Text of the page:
Similar nationally-reported exercises took place throughout the months of January and February. King was constantly in and out of town, flying around the country raising money and giving press conferences. He returned to give speeches and lead marches. Meanwhile, more and more northern whites trickled into town.

At the time, Selma had a population of 29,000 people, of whom 15,000 were black. It took only a small crowd to paralyze the town, and at the height of the demonstrations approximately 11,000 outsiders were swarming the streets. Selma’s mayor, Joe Smitherman, complained that for three months he spent three quarters of his time dealing with out-of-town demonstrators. Selma police were swamped with complaints of thievery, and townspeople were soon heartily sick of the visitors, many of whom were drunk and left garbage wherever they went.

Some Northerners came just to have a good time. Many were “beatniks,” who drifted across the country from one demonstration to another. They had no money for hotels which were, in any case, commandeered by the hundreds of journalists covering the demonstrations. Many whites of both sexes found accommodation in black churches and in the George Washington Carver Homes, the black housing project.

Intimate mixing of the races in this fashion was unheard of in the rural South, but even more shocking to the people of Selma was the public sexual behavior of the demonstrators. If the accounts of what can only be described as public debauchery were not given in sworn affidavits by citizens, state troopers, and national guardsmen, they would be difficult to believe (see following story). Residents of Selma could be forgiven for beginning to wonder whether the demonstrations were as much about public interracial copulation as they were about voting rights. Many of the journalists were disgusted by what they saw, and complained that candid accounts of the demonstrators’ behavior were edited out of the stories they filed.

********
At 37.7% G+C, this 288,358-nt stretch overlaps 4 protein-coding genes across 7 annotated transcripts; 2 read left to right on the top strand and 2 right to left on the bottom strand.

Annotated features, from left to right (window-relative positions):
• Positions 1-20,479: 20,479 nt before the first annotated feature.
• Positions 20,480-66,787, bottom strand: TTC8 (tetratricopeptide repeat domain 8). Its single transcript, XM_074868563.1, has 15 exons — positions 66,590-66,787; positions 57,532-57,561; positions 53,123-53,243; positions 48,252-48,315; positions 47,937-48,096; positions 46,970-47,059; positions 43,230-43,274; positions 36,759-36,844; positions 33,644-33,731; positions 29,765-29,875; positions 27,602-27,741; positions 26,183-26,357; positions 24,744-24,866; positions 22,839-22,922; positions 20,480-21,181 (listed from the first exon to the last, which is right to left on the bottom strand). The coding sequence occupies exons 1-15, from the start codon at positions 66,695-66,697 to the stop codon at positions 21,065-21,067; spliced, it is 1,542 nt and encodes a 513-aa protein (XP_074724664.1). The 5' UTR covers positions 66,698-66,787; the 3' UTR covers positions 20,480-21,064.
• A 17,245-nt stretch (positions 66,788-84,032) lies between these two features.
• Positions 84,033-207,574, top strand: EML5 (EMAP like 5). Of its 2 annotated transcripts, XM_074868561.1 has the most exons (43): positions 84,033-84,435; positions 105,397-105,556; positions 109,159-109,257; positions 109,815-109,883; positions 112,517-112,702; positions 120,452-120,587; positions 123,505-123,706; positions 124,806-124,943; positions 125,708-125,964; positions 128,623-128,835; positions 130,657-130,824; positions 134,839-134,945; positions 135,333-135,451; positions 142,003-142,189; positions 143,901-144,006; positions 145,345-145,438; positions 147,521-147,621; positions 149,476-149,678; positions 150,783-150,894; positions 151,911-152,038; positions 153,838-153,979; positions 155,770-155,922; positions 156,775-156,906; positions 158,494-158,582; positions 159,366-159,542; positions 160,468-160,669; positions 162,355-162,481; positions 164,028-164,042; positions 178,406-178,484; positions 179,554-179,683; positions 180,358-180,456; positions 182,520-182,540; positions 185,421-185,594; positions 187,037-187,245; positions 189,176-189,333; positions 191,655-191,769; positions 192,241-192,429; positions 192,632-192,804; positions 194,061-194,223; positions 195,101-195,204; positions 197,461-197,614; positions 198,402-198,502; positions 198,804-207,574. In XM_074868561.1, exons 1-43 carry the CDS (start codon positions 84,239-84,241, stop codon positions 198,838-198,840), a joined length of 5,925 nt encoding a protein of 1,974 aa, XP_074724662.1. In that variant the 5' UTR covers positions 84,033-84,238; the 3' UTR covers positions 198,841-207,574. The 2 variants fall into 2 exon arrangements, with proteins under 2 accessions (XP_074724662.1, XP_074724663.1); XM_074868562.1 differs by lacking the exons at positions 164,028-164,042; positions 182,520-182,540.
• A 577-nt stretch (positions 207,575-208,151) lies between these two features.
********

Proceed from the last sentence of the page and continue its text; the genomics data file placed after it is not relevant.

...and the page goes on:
Language as well as behavior was edited. On one occasion, James Forman, secretary of the Student Non-violent Coordinating Committee (SNCC), spoke at the Beulah Baptist Church in Montgomery. Addressing a mixed-race group that included many ministers, nuns, and church women, he said: “If the Negro isn’t given his place at the table of democracy . . . it’s time for us to knock the f***ing legs off the table.” Some of the ministers expressed surprise at this language, but Forman offered no apology.

A few minutes later, Ralph Abernathy tried to smooth things over by saying, “I’m sure that God will forgive him, that the television crews will delete it from their films, and newspapermen will not print it.” A beatnik came to Forman’s defense: “What’s wrong with ‘f**k’,” he asked; “It’s a good old American word, and expressive.”

There were demonstrations in Montgomery during this period as well. On March 10, at about 8:00 p.m., approximately 100 people were being harangued on a well-lit street a short distance from the state capitol. One of the black leaders of the group then said in a loud voice, “Everyone stand and relieve yourselves.” Practically the entire crowd, male and female, young and old, black and white, did as they were told, as rivulets ran almost to the next block. Two blacks were arrested for, according to a bystander, “particularly lewd and offensive exposure of their private parts.”

Adding to public revulsion for the demonstrators was the sight of men and women in religious garb drunk in public and fondling each other. The civil rights movement had always draped itself in religion, and King made a point of giving ministers and priests very visible roles. The presence of clerics was so useful that some of the demonstrators dressed as priests or nuns appear to have been impostors.